synchronous—In synchronous communication, two or more people participate a conversation in real time, resulting in a continuous, back-and-forth flow of information. Examples include face-to-face conversations, phone calls, and video conferencing.
asynchronous—In asynchronous communication, a sender can communicate a message at any time, without connecting directly with one or more recipients. Recipients receive messages and can attend to them whenever it is convenient for them. Email messages are an asynchronous form of communication.
Text messages and Skype messages can be either synchronous or asynchronous, depending on when a recipient receives them.
Neither of these modes of communication is perfect. By adopting an appropriate combination of synchronous and asynchronous communication, a team can strike an optimal balance. For example, a team member could start by sending asynchronous messages to communicate matters that do not require recipients’ immediate attention; then, if recipients don’t answer in a reasonable amount of time, communicate with them directly.
You can also try to handle synchronous communications at opportune moments. For example, when you see that a teammate is currently out of flow, you can discuss what you need to communicate in a few minutes, then both of you can return to flow.
Making the Work Environment Conducive to Flow
A common condition for entering flow is seclusion. However, no matter how spacious your workplace might be, it is rare for a company to provide an individual office for each employee. The cubicles that are common in many companies aim to solve this problem, but, more often than not, do more harm than good. While they may create the illusion of privacy, they provide no barrier to ambient sound, so the surrounding din is still a problem for people trying to get into flow. Another problem cubicles present is an inability to see your teammates and the resulting lack of awareness of what they’re currently doing. So you don’t know whether your beginning a conversation would disrupt their state of flow.
Noise suppression is another tactic people often use to achieve and sustain flow because it creates a feeling of privacy. The most common approach is using headphones. However, listening to music can fairly easily affect one’s ability to get into flow. It may either help you to get into flow and remain in flow longer or intermittently disrupt your state of flow. This varies from one person to another. For some, listening to music makes it impossible to focus on the task at hand because it draws their attention away, while, for others, music helps them focus by eliminating distracting noise.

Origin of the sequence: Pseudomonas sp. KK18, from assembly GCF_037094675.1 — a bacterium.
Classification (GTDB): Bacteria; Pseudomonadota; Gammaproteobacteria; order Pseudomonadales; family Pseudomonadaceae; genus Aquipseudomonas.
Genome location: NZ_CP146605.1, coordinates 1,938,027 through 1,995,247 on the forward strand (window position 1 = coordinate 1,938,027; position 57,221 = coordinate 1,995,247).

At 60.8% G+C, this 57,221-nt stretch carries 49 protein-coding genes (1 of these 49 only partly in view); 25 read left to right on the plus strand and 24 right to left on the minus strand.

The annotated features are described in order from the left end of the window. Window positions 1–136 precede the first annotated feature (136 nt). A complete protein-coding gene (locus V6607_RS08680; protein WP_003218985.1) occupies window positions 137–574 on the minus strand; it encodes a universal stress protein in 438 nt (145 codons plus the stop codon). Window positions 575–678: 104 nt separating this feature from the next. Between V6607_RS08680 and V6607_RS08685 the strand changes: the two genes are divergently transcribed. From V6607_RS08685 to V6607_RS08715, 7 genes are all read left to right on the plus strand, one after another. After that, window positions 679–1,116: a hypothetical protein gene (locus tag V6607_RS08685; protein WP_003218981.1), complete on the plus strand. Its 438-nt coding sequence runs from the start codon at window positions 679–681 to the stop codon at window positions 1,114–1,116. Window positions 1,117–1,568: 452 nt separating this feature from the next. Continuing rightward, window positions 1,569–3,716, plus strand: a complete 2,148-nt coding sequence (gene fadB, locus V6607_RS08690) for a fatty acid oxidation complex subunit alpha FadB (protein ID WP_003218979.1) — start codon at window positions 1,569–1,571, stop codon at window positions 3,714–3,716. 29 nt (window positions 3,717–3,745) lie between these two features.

Studies of whether music helps people focus have shown contradictory results. According to a study by Wake Forest School of Medicine and the University of North Carolina Greensboro, music can improve a person’s focus, but only if it suits the listener’s taste and the task at hand.
For people seeking a quiet space in which to think, noise-canceling headphones may be an option. However, they dampen only continuous sources of noise like an airplane’s engines, not intermittent sounds or conversations.
Being mentally exhausted also prevents us from focusing and getting into flow. Occupational burnout is a serious problem at most companies and does significant damage to both individual employees and the organization to which they belong. So taking occasional breaks and having days off are just as important to our productivity.
Being in a state of flow turns our work into a pleasure and increases our efficiency. To enable a team to perform at the peak of their ability, everyone on the team needs to learn how to get into flow more quickly, then protect that flow state. Hopefully, this article has made you aware of the importance of maintaining a state of flow, provided some tips that will help you and your team get into flow, and enabled you to achieve success through higher productivity.
Alex specializes in content marketing and social media, writes, and creates video content. He loves creating something out of nothing and enthusiastically pursues every new topic as a chance to expand his expertise. Before entering the world of technology, Alex was a reporter for OFFNews, covering a wide range of topics—including economics, technology, and internal and foreign policy—for Bulgarian digital media. He is a dissertation away from graduating from Sofia University, St. Kliment Ohridski, with a Bachelor’s degree in Public Relations. Read More